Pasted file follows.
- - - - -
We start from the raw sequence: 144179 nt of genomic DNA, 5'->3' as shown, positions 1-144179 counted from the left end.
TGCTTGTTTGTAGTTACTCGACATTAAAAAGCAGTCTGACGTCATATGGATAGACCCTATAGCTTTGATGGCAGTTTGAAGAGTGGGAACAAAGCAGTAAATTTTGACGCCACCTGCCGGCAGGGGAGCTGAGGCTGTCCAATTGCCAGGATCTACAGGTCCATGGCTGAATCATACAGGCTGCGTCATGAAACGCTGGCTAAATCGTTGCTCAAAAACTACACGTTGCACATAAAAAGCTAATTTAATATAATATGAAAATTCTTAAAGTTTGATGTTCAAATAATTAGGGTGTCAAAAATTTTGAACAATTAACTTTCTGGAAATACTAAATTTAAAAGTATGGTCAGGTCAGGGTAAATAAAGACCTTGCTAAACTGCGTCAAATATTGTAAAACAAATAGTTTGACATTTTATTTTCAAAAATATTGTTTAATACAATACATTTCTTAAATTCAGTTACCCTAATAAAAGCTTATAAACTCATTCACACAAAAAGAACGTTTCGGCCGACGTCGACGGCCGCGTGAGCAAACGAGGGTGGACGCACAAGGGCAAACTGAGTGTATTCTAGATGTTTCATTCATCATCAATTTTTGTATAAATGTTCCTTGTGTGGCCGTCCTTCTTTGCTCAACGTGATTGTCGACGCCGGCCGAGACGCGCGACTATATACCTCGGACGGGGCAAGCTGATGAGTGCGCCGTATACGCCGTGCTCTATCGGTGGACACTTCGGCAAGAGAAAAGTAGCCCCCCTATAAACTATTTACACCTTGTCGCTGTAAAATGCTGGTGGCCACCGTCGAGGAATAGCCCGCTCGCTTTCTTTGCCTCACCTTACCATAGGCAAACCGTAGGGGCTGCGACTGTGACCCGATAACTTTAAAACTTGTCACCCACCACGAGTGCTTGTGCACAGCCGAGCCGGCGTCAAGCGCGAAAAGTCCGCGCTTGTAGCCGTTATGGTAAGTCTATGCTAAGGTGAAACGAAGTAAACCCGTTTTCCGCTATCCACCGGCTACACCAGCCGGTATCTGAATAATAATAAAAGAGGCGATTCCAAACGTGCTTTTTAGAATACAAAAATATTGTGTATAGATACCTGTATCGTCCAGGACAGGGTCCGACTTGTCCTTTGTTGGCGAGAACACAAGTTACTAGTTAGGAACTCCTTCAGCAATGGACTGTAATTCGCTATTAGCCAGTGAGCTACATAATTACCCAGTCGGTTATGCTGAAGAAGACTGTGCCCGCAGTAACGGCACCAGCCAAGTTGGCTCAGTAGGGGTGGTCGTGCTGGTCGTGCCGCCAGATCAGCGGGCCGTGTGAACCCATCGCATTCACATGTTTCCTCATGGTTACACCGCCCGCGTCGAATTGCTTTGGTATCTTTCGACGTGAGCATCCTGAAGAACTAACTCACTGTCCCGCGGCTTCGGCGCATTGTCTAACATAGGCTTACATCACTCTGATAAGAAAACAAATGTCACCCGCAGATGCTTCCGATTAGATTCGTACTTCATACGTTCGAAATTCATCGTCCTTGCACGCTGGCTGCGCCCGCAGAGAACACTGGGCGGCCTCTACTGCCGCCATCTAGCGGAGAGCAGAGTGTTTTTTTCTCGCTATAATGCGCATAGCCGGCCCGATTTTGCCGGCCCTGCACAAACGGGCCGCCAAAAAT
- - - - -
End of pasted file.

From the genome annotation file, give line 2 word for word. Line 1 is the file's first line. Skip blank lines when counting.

TGCTTGTTTGTAGTTACTCGACATTAAAAAGCAGTCTGACGTCATATGGATAGACCCTATAGCTTTGATGGCAGTTTGAAGAGTGGGAACAAAGCAGTAAATTTTGACGCCACCTGCCGGCAGGGGAGCTGAGGCTGTCCAATTGCCAGGATCTACAGGTCCATGGCTGAATCATACAGGCTGCGTCATGAAACGCTGGCTAAATCGTTGCTCAAAAACTACACGTTGCACATAAAAAGCTAATTTAATATAATATGAAAATTCTTAAAGTTTGATGTTCAAATAATTAGGGTGTCAAAAATTTTGAACAATTAACTTTCTGGAAATACTAAATTTAAAAGTATGGTCAGGTCAGGGTAAATAAAGACCTTGCTAAACTGCGTCAAATATTGTAAAACAAATAGTTTGACATTTTATTTTCAAAAATATTGTTTAATACAATACATTTCTTAAATTCAGTTACCCTAATAAAAGCTTATAAACTCATTCACACAAAAAGAACGTTTCGGCCGACGTCGACGGCCGCGTGAGCAAACGAGGGTGGACGCACAAGGGCAAACTGAGTGTATTCTAGATGTTTCATTCATCATCAATTTTTGTATAAATGTTCCTTGTGTGGCCGTCCTTCTTTGCTCAACGTGATTGTCGACGCCGGCCGAGACGCGCGACTATATACCTCGGACGGGGCAAGCTGATGAGTGCGCCGTATACGCCGTGCTCTATCGGTGGACACTTCGGCAAGAGAAAAGTAGCCCCCCTATAAACTATTTACACCTTGTCGCTGTAAAATGCTGGTGGCCACCGTCGAGGAATAGCCCGCTCGCTTTCTTTGCCTCACCTTACCATAGGCAAACCGTAGGGGCTGCGACTGTGACCCGATAACTTTAAAACTTGTCACCCACCACGAGTGCTTGTGCACAGCCGAGCCGGCGTCAAGCGCGAAAAGTCCGCGCTTGTAGCCGTTATGGTAAGTCTATGCTAAGGTGAAACGAAGTAAACCCGTTTTCCGCTATCCACCGGCTACACCAGCCGGTATCTGAATAATAATAAAAGAGGCGATTCCAAACGTGCTTTTTAGAATACAAAAATATTGTGTATAGATACCTGTATCGTCCAGGACAGGGTCCGACTTGTCCTTTGTTGGCGAGAACACAAGTTACTAGTTAGGAACTCCTTCAGCAATGGACTGTAATTCGCTATTAGCCAGTGAGCTACATAATTACCCAGTCGGTTATGCTGAAGAAGACTGTGCCCGCAGTAACGGCACCAGCCAAGTTGGCTCAGTAGGGGTGGTCGTGCTGGTCGTGCCGCCAGATCAGCGGGCCGTGTGAACCCATCGCATTCACATGTTTCCTCATGGTTACACCGCCCGCGTCGAATTGCTTTGGTATCTTTCGACGTGAGCATCCTGAAGAACTAACTCACTGTCCCGCGGCTTCGGCGCATTGTCTAACATAGGCTTACATCACTCTGATAAGAAAACAAATGTCACCCGCAGATGCTTCCGATTAGATTCGTACTTCATACGTTCGAAATTCATCGTCCTTGCACGCTGGCTGCGCCCGCAGAGAACACTGGGCGGCCTCTACTGCCGCCATCTAGCGGAGAGCAGAGTGTTTTTTTCTCGCTATAATGCGCATAGCCGGCCCGATTTTGCCGGCCCTGCACAAACGGGCCGCCAAAAAT